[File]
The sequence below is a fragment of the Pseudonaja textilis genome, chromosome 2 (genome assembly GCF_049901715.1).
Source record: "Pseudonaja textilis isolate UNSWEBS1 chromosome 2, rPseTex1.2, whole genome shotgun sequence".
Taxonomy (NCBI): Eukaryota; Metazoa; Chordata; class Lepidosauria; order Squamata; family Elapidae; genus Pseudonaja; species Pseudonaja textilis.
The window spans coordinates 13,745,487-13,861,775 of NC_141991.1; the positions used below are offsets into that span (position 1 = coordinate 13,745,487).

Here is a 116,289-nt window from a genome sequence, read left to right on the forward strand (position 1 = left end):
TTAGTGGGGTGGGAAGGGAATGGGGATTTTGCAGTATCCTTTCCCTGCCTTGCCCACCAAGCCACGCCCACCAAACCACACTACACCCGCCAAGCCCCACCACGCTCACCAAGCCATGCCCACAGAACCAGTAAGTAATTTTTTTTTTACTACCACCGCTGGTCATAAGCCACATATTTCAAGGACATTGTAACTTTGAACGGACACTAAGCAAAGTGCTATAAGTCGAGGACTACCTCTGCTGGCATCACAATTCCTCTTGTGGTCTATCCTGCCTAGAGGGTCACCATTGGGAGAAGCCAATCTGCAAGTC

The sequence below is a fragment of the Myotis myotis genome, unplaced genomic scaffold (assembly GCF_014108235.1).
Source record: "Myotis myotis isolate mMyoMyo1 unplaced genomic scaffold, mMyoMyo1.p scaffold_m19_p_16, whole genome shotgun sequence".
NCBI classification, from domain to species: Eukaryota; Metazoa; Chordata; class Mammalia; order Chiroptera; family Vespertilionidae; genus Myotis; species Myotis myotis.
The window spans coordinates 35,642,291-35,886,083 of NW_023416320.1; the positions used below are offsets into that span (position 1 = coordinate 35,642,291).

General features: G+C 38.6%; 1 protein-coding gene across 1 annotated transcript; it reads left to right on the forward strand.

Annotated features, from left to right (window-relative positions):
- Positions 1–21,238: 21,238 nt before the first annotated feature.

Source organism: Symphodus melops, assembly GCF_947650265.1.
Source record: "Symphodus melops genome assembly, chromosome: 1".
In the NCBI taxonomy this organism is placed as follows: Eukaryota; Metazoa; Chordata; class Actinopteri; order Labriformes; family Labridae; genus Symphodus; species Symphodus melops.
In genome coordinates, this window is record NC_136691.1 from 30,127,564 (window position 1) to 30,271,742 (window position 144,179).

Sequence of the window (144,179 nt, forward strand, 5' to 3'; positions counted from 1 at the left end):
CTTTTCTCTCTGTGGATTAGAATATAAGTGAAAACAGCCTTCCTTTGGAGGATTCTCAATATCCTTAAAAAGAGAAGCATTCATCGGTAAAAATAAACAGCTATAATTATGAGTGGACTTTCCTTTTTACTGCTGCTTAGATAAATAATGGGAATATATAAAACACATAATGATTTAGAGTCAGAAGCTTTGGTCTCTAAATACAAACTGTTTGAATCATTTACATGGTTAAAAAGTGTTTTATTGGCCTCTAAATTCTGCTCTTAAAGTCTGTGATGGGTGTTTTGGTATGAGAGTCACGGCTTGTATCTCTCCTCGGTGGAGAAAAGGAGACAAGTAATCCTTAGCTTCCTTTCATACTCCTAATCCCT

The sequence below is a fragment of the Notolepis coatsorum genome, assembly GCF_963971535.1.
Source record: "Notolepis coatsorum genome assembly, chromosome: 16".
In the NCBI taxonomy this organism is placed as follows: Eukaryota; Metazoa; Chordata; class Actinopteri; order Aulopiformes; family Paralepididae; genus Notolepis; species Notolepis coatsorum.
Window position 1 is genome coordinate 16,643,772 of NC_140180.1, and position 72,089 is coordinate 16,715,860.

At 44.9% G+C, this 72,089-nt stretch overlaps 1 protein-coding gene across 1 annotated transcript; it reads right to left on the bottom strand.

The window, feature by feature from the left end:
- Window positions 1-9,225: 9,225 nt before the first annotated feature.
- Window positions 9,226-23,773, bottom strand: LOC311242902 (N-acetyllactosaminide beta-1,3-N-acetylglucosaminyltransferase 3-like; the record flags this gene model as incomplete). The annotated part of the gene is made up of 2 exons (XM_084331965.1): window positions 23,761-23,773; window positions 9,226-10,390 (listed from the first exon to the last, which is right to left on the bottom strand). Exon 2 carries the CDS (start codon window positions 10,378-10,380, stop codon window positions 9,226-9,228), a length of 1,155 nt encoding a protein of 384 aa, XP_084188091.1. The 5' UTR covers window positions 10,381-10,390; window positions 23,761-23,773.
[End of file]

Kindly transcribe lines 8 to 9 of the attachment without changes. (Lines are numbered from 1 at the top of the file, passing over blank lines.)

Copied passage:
Source record: "Myotis myotis isolate mMyoMyo1 unplaced genomic scaffold, mMyoMyo1.p scaffold_m19_p_16, whole genome shotgun sequence".
NCBI classification, from domain to species: Eukaryota; Metazoa; Chordata; class Mammalia; order Chiroptera; family Vespertilionidae; genus Myotis; species Myotis myotis.